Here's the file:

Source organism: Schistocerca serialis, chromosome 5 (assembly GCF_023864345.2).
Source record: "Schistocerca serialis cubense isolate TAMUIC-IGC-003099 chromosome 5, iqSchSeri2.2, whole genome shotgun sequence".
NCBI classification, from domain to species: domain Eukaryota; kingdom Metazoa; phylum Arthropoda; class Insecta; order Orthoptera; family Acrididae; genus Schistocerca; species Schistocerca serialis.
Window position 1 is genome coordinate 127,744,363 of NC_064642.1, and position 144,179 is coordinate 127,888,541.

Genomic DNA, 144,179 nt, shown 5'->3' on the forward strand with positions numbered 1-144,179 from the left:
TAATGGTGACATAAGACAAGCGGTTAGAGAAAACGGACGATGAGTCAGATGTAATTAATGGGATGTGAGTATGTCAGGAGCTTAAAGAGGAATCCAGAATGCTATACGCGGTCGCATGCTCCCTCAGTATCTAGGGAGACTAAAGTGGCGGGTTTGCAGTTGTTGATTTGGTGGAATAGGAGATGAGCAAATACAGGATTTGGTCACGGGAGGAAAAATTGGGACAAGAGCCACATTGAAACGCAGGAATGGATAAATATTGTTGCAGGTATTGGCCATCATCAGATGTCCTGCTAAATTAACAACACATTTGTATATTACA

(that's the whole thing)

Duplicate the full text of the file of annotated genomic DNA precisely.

Source organism: Schistocerca serialis, chromosome 5 (assembly GCF_023864345.2).
Source record: "Schistocerca serialis cubense isolate TAMUIC-IGC-003099 chromosome 5, iqSchSeri2.2, whole genome shotgun sequence".
NCBI classification, from domain to species: domain Eukaryota; kingdom Metazoa; phylum Arthropoda; class Insecta; order Orthoptera; family Acrididae; genus Schistocerca; species Schistocerca serialis.
Window position 1 is genome coordinate 127,744,363 of NC_064642.1, and position 144,179 is coordinate 127,888,541.

Genomic DNA, 144,179 nt, shown 5'->3' on the forward strand with positions numbered 1-144,179 from the left:
TAATGGTGACATAAGACAAGCGGTTAGAGAAAACGGACGATGAGTCAGATGTAATTAATGGGATGTGAGTATGTCAGGAGCTTAAAGAGGAATCCAGAATGCTATACGCGGTCGCATGCTCCCTCAGTATCTAGGGAGACTAAAGTGGCGGGTTTGCAGTTGTTGATTTGGTGGAATAGGAGATGAGCAAATACAGGATTTGGTCACGGGAGGAAAAATTGGGACAAGAGCCACATTGAAACGCAGGAATGGATAAATATTGTTGCAGGTATTGGCCATCATCAGATGTCCTGCTAAATTAACAACACATTTGTATATTACA